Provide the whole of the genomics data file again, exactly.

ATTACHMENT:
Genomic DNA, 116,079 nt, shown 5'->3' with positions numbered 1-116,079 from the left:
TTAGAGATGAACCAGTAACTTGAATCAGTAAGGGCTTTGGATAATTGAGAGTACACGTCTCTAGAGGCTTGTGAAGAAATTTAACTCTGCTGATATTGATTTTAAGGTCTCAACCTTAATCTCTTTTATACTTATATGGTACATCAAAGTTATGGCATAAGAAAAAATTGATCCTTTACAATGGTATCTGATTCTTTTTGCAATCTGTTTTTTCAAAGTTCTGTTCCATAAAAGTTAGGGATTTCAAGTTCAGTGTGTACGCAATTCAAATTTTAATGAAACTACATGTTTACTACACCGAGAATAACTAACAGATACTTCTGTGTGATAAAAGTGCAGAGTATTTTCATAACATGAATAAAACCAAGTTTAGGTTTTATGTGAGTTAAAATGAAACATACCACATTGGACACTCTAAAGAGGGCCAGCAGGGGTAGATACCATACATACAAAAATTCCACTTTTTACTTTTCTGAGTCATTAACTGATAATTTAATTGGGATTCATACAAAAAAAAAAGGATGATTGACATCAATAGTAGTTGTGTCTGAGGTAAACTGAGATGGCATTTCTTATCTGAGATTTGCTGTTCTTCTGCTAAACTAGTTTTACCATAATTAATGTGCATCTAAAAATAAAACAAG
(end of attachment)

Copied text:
Genomic DNA, 116,079 nt, shown 5'->3' with positions numbered 1-116,079 from the left:
TTAGAGATGAACCAGTAACTTGAATCAGTAAGGGCTTTGGATAATTGAGAGTACACGTCTCTAGAGGCTTGTGAAGAAATTTAACTCTGCTGATATTGATTTTAAGGTCTCAACCTTAATCTCTTTTATACTTATATGGTACATCAAAGTTATGGCATAAGAAAAAATTGATCCTTTACAATGGTATCTGATTCTTTTTGCAATCTGTTTTTTCAAAGTTCTGTTCCATAAAAGTTAGGGATTTCAAGTTCAGTGTGTACGCAATTCAAATTTTAATGAAACTACATGTTTACTACACCGAGAATAACTAACAGATACTTCTGTGTGATAAAAGTGCAGAGTATTTTCATAACATGAATAAAACCAAGTTTAGGTTTTATGTGAGTTAAAATGAAACATACCACATTGGACACTCTAAAGAGGGCCAGCAGGGGTAGATACCATACATACAAAAATTCCACTTTTTACTTTTCTGAGTCATTAACTGATAATTTAATTGGGATTCATACAAAAAAAAAAGGATGATTGACATCAATAGTAGTTGTGTCTGAGGTAAACTGAGATGGCATTTCTTATCTGAGATTTGCTGTTCTTCTGCTAAACTAGTTTTACCATAATTAATGTGCATCTAAAAATAAAACAAG